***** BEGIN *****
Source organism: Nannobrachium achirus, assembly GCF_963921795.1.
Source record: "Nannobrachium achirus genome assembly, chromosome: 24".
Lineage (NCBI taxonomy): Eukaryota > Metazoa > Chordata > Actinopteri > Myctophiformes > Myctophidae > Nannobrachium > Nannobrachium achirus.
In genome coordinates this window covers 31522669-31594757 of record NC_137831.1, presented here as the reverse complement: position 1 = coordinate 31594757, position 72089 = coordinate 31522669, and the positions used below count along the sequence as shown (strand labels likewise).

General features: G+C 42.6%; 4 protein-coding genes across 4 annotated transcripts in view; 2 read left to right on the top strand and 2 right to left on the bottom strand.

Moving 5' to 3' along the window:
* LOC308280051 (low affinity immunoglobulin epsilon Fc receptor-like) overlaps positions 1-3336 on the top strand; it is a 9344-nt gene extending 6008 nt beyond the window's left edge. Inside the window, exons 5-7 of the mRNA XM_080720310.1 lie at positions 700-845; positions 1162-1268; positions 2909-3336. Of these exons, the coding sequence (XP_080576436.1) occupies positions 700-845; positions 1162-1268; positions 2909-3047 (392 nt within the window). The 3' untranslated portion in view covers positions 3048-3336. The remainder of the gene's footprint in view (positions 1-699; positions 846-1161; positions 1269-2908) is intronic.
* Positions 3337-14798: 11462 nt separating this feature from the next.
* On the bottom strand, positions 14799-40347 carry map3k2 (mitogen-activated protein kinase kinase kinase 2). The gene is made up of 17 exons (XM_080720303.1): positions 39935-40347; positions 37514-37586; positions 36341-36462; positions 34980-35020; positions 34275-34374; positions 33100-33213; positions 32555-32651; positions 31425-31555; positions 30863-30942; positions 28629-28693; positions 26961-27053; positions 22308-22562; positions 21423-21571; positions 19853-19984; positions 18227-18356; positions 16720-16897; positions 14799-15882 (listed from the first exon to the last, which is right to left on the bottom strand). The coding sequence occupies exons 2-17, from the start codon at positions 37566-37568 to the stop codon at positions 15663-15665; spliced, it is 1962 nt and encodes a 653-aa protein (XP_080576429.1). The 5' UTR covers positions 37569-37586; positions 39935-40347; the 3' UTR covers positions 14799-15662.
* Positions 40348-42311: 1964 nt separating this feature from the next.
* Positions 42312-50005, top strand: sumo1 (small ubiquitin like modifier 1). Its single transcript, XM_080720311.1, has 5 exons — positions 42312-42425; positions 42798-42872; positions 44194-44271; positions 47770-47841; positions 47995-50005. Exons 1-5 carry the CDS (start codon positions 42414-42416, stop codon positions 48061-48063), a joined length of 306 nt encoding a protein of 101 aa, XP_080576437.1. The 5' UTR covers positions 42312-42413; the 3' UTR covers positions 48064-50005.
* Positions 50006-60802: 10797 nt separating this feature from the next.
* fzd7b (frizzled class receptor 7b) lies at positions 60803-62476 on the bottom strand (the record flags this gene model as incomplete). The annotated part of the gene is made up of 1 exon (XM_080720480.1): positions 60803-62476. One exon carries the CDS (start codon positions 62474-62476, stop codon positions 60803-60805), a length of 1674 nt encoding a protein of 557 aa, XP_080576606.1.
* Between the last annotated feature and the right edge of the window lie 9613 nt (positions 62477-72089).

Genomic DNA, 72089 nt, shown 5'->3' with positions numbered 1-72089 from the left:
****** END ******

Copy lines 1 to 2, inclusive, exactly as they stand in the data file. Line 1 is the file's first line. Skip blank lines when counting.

Source organism: Nannobrachium achirus, assembly GCF_963921795.1.
Source record: "Nannobrachium achirus genome assembly, chromosome: 24".